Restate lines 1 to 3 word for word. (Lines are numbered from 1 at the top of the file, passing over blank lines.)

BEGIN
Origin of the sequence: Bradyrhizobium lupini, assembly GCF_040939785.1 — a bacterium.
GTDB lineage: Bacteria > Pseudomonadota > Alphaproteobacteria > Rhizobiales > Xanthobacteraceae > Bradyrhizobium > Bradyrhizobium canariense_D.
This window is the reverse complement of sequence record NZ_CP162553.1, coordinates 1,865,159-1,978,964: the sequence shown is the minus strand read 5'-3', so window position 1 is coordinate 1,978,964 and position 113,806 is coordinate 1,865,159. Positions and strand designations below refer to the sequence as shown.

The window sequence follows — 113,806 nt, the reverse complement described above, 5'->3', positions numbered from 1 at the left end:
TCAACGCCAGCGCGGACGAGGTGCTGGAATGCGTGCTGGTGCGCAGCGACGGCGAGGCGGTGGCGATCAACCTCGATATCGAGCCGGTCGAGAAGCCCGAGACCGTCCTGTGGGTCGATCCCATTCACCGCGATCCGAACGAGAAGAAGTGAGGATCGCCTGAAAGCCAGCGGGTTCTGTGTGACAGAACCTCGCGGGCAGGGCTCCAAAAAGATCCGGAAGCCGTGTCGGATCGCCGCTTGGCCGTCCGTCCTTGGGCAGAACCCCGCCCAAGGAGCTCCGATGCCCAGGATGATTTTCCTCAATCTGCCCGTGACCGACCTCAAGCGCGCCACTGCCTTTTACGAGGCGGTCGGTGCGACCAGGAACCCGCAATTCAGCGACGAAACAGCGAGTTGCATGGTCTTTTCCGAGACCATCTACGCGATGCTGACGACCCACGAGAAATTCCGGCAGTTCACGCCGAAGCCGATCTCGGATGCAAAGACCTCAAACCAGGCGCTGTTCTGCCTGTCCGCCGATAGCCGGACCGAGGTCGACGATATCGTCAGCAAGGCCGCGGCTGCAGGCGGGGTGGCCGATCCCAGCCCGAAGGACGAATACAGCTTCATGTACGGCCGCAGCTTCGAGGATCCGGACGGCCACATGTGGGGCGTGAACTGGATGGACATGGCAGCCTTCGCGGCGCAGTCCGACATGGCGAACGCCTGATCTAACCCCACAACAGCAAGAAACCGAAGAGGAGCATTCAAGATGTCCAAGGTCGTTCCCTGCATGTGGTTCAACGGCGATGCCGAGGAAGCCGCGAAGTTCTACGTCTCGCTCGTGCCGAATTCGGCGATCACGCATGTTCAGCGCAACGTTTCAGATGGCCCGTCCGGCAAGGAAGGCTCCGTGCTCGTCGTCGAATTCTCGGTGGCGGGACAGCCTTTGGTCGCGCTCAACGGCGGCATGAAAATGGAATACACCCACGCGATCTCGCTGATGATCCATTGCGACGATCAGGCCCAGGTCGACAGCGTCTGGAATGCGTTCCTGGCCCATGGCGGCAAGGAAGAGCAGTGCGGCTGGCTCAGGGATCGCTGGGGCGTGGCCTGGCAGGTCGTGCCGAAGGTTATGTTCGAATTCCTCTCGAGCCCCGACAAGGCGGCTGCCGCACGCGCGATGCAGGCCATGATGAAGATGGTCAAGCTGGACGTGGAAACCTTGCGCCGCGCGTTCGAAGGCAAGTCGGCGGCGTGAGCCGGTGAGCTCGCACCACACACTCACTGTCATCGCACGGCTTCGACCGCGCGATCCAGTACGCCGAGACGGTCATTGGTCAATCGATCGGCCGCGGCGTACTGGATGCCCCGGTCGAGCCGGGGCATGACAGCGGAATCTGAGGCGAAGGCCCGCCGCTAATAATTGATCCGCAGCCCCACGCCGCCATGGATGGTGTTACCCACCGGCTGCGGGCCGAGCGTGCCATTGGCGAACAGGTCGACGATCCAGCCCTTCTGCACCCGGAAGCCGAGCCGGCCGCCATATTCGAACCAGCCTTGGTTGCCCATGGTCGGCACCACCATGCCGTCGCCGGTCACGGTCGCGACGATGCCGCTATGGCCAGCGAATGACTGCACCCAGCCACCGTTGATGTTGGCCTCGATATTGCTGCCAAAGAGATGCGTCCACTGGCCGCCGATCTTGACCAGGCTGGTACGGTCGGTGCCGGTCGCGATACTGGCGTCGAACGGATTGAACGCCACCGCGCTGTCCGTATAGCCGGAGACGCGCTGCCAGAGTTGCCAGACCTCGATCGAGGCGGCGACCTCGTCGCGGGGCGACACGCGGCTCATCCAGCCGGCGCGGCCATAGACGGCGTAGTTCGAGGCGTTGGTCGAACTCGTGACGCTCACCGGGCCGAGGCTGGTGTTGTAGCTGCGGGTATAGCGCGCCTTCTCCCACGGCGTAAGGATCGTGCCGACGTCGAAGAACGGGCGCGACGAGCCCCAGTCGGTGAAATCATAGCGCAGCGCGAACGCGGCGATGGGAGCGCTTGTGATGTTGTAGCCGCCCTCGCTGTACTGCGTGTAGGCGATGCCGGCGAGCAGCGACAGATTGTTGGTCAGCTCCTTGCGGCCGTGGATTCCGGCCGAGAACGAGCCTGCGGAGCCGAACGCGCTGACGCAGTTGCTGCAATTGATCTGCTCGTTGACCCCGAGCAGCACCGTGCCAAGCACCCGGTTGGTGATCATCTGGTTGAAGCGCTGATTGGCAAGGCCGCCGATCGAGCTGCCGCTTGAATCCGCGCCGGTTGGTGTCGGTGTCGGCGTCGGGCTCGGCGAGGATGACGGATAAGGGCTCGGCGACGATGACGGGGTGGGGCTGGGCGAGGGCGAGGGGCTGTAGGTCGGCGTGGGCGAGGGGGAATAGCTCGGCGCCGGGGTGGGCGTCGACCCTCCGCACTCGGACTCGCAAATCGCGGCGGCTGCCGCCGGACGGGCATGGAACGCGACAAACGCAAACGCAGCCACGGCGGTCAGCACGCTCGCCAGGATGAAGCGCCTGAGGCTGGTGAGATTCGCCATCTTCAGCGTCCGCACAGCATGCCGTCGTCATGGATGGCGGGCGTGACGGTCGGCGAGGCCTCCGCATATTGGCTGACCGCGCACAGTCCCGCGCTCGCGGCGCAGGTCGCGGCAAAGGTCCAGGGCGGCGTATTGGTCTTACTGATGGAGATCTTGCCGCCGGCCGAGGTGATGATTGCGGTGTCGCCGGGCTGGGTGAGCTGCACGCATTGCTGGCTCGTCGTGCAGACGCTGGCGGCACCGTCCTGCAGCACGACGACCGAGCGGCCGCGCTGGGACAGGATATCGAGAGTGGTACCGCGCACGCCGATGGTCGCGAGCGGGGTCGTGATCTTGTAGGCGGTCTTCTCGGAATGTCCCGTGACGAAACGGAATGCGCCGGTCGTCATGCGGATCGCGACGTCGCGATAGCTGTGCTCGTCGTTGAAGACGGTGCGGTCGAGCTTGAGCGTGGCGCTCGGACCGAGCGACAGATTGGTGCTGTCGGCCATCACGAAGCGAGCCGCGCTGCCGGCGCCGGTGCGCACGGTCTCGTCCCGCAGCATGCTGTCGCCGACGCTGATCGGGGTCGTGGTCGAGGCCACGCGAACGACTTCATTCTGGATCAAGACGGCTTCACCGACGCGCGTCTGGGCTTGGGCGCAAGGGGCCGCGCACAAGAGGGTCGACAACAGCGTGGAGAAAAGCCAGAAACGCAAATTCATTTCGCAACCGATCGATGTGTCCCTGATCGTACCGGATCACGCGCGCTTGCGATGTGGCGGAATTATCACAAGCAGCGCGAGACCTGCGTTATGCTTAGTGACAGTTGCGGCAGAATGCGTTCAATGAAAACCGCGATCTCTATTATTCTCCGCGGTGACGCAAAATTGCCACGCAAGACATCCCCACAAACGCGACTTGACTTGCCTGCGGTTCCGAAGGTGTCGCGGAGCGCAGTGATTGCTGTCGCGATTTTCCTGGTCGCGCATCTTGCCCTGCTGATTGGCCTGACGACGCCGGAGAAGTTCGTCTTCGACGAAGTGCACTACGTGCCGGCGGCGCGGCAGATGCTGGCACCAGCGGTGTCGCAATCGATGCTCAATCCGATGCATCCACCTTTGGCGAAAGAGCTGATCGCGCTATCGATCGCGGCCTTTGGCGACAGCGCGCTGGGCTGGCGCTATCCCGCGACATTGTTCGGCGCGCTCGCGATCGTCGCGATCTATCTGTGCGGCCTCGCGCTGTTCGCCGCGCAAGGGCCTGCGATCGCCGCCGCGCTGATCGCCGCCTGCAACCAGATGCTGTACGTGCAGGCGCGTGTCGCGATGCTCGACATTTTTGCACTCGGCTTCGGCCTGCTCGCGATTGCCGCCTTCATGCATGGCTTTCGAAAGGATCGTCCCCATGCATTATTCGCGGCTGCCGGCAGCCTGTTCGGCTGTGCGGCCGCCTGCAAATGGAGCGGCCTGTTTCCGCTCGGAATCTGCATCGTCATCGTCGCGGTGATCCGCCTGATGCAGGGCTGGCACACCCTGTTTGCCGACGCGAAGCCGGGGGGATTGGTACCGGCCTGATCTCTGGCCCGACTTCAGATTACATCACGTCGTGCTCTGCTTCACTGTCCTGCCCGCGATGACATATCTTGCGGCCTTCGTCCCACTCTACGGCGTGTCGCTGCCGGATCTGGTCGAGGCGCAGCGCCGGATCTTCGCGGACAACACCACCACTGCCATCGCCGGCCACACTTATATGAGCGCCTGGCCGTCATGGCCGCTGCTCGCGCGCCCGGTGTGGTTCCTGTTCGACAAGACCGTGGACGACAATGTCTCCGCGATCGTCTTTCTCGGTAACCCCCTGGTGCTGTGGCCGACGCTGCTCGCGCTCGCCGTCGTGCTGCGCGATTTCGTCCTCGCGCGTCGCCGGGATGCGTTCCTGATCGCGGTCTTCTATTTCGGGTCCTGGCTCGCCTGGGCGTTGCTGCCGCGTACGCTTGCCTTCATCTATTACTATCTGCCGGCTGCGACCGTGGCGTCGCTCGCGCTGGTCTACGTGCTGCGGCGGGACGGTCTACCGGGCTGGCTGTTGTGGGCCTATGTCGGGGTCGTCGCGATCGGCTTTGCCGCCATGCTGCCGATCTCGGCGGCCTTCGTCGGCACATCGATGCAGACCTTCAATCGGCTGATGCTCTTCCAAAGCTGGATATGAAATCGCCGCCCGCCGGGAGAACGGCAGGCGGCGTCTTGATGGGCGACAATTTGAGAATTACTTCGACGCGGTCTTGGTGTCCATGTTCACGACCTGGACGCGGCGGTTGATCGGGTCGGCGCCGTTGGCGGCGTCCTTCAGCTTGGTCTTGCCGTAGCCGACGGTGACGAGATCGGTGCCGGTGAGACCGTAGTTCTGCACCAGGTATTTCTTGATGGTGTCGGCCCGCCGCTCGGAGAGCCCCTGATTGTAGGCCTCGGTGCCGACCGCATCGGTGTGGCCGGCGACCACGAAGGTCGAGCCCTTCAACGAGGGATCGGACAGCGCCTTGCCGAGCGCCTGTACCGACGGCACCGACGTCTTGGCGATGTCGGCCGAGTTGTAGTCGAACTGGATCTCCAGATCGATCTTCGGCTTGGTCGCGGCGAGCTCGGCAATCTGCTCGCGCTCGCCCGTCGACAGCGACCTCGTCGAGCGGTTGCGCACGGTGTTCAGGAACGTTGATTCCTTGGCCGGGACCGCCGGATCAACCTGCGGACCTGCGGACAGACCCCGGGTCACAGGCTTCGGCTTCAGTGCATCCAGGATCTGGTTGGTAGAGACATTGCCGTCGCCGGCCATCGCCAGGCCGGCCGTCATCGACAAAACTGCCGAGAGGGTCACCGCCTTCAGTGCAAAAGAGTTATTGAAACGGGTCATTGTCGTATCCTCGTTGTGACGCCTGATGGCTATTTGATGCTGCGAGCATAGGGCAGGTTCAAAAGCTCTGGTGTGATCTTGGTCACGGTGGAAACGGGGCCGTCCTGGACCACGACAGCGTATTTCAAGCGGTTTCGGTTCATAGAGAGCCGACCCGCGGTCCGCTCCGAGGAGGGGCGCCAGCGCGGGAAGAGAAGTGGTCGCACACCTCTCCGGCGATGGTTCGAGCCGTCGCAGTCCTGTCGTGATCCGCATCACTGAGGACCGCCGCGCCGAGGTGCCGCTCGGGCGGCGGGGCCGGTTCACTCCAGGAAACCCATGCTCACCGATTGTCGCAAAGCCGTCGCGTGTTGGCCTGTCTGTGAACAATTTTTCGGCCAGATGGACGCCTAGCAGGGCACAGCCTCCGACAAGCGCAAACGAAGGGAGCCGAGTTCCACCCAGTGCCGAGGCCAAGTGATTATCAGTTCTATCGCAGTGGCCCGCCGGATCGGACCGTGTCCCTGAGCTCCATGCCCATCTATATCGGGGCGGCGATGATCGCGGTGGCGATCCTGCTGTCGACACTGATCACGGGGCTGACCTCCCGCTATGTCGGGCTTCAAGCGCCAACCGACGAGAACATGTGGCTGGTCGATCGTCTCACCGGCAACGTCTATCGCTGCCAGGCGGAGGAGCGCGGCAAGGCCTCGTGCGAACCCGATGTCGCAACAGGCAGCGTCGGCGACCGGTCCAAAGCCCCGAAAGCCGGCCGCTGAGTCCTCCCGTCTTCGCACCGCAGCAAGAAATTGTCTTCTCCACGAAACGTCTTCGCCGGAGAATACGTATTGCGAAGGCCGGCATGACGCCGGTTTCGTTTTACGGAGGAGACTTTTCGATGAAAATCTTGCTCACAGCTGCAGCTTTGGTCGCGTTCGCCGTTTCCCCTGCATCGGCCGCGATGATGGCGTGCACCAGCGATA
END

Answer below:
Origin of the sequence: Bradyrhizobium lupini, assembly GCF_040939785.1 — a bacterium.
GTDB lineage: Bacteria > Pseudomonadota > Alphaproteobacteria > Rhizobiales > Xanthobacteraceae > Bradyrhizobium > Bradyrhizobium canariense_D.
This window is the reverse complement of sequence record NZ_CP162553.1, coordinates 1,865,159-1,978,964: the sequence shown is the minus strand read 5'-3', so window position 1 is coordinate 1,978,964 and position 113,806 is coordinate 1,865,159. Positions and strand designations below refer to the sequence as shown.